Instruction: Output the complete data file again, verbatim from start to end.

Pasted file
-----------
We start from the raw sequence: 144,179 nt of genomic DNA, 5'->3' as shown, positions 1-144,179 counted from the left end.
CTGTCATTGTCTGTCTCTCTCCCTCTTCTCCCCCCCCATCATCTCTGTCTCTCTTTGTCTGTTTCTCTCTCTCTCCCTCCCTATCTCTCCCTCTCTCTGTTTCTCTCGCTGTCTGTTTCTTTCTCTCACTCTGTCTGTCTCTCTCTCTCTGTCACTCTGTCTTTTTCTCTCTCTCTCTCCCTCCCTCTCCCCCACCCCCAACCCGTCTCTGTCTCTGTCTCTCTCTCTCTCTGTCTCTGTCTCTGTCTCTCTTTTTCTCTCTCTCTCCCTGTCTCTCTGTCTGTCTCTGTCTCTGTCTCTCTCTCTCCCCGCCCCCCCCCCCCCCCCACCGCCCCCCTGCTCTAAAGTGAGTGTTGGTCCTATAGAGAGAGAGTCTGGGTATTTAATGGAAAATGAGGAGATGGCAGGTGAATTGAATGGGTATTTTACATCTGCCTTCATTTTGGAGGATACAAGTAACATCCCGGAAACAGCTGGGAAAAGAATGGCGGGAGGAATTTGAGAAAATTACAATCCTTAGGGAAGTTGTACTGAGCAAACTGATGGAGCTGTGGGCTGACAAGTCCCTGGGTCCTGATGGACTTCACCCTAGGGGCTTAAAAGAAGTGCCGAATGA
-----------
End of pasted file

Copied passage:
We start from the raw sequence: 144,179 nt of genomic DNA, 5'->3' as shown, positions 1-144,179 counted from the left end.
CTGTCATTGTCTGTCTCTCTCCCTCTTCTCCCCCCCCATCATCTCTGTCTCTCTTTGTCTGTTTCTCTCTCTCTCCCTCCCTATCTCTCCCTCTCTCTGTTTCTCTCGCTGTCTGTTTCTTTCTCTCACTCTGTCTGTCTCTCTCTCTCTGTCACTCTGTCTTTTTCTCTCTCTCTCTCCCTCCCTCTCCCCCACCCCCAACCCGTCTCTGTCTCTGTCTCTCTCTCTCTCTGTCTCTGTCTCTGTCTCTCTTTTTCTCTCTCTCTCCCTGTCTCTCTGTCTGTCTCTGTCTCTGTCTCTCTCTCTCCCCGCCCCCCCCCCCCCCCCACCGCCCCCCTGCTCTAAAGTGAGTGTTGGTCCTATAGAGAGAGAGTCTGGGTATTTAATGGAAAATGAGGAGATGGCAGGTGAATTGAATGGGTATTTTACATCTGCCTTCATTTTGGAGGATACAAGTAACATCCCGGAAACAGCTGGGAAAAGAATGGCGGGAGGAATTTGAGAAAATTACAATCCTTAGGGAAGTTGTACTGAGCAAACTGATGGAGCTGTGGGCTGACAAGTCCCTGGGTCCTGATGGACTTCACCCTAGGGGCTTAAAAGAAGTGCCGAATGA